Reposted from Our NHS; article by Richard Grimes
Last week the government quietly announced a review into the biggest political hot potato of all – and almost no-one noticed.
Imagine for a moment that you are the newly re-elected Conservative Prime Minister, and you want to launch an inquiry into whether the NHS should be paid for in future through user charges and insurance, not through tax.
But you’ve got a problem – you’ve just won an election without breathing a word that you were considering such a fundamental change to the funding of the NHS.
So how would you make such an announcement?
Very quietly, of course.
Last week the government did just that.
If David Cameron, or his Chancellor or Health Secretary had announced such an inquiry to re-consider a principle that has been sacrosanct since 1946, you’d expect front page headlines and Newsnight specials considering the implications. You’d expect a bit of a flurry (to say the least) about whether Cameron was back-tracking from his promises about what voters said was their number one issue.
But the launch of this inquiry has not been reported in the mainstream media, at all.
Why? Because it was casually announced by a little known minister, the newly ennobled “Under Secretary of State for NHS Productivity”, Lord David Prior, in the rarefied atmosphere of a House of Lords debate on the “sustainability” of the NHS, moved on 9th July by crossbench peer Lord Patel.
The principle of how the NHS is funded has (mostly) stood firm since 1946, summed up in clause 4 of its White Paper:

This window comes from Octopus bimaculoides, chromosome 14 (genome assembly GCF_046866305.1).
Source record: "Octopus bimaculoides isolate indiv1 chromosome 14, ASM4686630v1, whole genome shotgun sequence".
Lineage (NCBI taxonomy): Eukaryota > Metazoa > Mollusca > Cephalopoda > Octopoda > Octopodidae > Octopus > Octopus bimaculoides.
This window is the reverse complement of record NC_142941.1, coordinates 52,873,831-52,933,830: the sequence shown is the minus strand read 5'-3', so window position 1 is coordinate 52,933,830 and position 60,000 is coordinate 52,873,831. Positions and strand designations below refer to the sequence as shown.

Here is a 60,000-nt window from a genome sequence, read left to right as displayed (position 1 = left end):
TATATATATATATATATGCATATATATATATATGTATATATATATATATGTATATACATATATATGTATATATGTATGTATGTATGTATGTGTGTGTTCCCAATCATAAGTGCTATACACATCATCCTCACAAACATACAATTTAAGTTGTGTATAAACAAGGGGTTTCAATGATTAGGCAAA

“All the service, or any part of it, is to be available to everyone in England and Wales. The Bill imposes no limitations on availability – e.g. limitations based on financial means, age, sex, employment or vocation, area of residence, or insurance qualification.”
That is, the NHS is available to everyone, whether or not they can afford to pay user charges, or whether they are insurable. The question about whether the NHS could be funded through user charges or insurance is answered here: No it shouldn’t.
But where better to have the sort of debate that no one has voted for, and launch an inquiry that no-one has voted for, than in the House of Lords, which no one has voted for?
Prior – recently elevated to the Lords from his stint as the strongly pro-marketchair of the Care Quality Commission, formerly a Conservative MP and deputy party Chair – led for the government in the Lords debate.
Before he seized the opportunity to push his agenda, he said he listened to the “strength of feeling” in the unelected House.
Tory peers like Lord Cormack argued in favour of moving away from tax funding, saying:
“All forms of funding must be looked at. We have to have a plurality of funding if we are to have a sustainable NHS. Whether the extra funding comes from compulsory insurances or certain charges matters not, but it has to come.”
Matters not!? As a true Tory, he says that the funding should not come from taxing the rich (which he does not even countenance), but instead from taxing the sick.
More disappointing were the contributions from Labour peers like (the notoriously pro-privatisation) Lord Warner:
“Our tax-funded, largely free at the point of clinical need NHS is rapidly approaching an existential moment. The voices of dissent and outrage will no doubt be deafening but a wise Government should begin now the process of helping the public engage in a discourse about future funding of the NHS.”